The most valuable thing I took with me from this experience was how the duality of law could be manipulated to serve one’s ulterior motives for the better or for the worse.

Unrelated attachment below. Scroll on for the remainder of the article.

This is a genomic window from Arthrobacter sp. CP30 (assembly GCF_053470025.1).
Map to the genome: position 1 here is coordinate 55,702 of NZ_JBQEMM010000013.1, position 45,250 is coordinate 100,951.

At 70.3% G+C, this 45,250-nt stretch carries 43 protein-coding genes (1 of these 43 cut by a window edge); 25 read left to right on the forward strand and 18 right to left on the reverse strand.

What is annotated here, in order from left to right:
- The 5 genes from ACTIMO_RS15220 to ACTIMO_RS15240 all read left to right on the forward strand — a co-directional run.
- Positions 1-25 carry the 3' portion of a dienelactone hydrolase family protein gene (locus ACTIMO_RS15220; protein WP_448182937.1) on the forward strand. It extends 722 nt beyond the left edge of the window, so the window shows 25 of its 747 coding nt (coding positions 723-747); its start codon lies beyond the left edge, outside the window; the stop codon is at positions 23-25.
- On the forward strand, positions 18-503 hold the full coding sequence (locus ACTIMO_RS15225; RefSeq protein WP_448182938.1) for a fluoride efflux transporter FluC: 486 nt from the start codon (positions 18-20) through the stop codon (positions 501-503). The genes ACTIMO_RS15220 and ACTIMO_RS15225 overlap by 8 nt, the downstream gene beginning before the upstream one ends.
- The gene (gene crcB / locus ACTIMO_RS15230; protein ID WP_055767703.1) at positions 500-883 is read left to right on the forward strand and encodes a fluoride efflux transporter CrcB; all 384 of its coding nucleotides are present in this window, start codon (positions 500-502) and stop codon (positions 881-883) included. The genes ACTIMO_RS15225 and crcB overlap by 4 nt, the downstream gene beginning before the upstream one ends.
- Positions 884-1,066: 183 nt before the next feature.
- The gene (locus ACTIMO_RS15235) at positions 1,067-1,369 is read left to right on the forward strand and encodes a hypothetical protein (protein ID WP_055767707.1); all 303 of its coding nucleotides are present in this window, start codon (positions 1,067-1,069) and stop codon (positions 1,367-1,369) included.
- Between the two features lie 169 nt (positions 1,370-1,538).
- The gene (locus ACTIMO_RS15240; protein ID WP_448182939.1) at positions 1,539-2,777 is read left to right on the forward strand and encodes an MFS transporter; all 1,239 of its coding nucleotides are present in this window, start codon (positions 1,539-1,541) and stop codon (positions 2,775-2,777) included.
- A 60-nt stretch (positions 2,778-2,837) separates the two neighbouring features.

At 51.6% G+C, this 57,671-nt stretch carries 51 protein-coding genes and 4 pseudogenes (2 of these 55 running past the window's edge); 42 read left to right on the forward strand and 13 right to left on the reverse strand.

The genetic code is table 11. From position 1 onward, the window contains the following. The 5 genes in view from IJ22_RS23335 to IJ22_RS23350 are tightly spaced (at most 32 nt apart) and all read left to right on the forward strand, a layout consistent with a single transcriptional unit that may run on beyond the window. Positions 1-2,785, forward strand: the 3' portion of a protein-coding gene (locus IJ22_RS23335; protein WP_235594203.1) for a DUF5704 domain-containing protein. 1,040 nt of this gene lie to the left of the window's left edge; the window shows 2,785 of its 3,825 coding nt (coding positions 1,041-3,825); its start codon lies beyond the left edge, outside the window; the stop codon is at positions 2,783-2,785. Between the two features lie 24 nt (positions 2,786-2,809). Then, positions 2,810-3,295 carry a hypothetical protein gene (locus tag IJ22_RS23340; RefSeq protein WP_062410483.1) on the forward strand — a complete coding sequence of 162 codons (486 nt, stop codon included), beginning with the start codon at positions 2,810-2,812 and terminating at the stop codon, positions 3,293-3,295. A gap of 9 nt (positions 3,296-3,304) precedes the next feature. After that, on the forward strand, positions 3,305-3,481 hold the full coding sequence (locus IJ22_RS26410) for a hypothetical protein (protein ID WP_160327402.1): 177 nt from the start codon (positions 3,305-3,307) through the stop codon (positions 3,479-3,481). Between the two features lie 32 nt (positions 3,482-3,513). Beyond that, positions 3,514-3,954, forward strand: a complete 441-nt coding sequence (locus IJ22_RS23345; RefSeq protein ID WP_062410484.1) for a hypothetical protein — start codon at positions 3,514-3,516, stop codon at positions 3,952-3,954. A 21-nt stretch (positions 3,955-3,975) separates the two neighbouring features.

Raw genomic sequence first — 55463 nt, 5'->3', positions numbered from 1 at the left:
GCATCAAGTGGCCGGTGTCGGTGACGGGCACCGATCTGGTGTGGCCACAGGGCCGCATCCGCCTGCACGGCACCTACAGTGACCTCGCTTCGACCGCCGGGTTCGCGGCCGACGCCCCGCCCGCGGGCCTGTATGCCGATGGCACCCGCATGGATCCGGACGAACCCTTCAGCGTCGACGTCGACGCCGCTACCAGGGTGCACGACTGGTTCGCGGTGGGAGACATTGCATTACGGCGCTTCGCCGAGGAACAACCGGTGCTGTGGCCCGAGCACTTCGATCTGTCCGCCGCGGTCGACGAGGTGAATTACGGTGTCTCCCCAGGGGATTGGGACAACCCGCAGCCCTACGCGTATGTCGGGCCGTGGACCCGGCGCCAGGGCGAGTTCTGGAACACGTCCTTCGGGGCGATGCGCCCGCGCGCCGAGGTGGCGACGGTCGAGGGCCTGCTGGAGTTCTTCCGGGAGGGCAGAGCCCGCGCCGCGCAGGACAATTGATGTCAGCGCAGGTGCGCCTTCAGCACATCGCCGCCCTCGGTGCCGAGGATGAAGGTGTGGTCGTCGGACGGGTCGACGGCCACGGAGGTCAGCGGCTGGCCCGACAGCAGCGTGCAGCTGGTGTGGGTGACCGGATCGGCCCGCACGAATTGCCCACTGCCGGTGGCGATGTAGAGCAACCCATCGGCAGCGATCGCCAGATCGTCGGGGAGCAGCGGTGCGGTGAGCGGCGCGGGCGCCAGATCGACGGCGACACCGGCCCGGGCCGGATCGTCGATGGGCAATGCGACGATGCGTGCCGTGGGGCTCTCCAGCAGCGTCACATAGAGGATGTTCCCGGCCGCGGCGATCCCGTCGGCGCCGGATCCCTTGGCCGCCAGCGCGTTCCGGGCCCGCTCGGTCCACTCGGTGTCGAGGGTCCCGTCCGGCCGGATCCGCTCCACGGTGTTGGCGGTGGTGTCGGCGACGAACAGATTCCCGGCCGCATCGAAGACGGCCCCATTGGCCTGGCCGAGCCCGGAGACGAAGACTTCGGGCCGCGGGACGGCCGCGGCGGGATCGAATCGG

The use of the Holocaust Exhibition to educate European citizens, as well as individuals worldwide on the historical implications resulting from the First World War is undoubtedly an invaluable resource. As noted on the exhibition website, “Taking as its starting point the turbulent political scene in Europe immediately after the First World War, the exhibition traces the rise of the Nazi party, how anti-Semitism as a Europe-wide phenomenon made a fertile seedbed for Hitlers anti-Jewish beliefs, the perversion of science to support Nazi race theory, the isolation of German Jews, the refugee crisis and the advent of so-called Euthanasia policies in 1939 (london.iwm.org.uk).” These policies point to the deeper issue that caused the Holocaust, namely the policies that lead law abiding citizens to perform acts of genocide As Staub says in Zimbardo’s work in the course notes, “Genocide was not perpetrated by evil people of extraordinary, demonic characteristics. Rather by ordinary individuals in extraordinary social circumstances (Staub, 1989; Zimbardo 2004).” All of this shows how detrimental corrupt laws enacted by those empower can lead to horrific occurrences disguised in the form of policy. The powerful impact these exhibits have on its visitors is telling in its own right. As further noted on the site, one visitor cited “Moved, deeply… shocked. Although we all know the truth now, it is a shaking human experience to be confronted with it.” Another visitor noted that, “This powerful exhibit should act as a warning to our children.” My reaction to these exhibits was very similar to that of these visitors. I was appalled but also intrigued by the human nature and frailties in the legal system that allowed it to happen. The visitors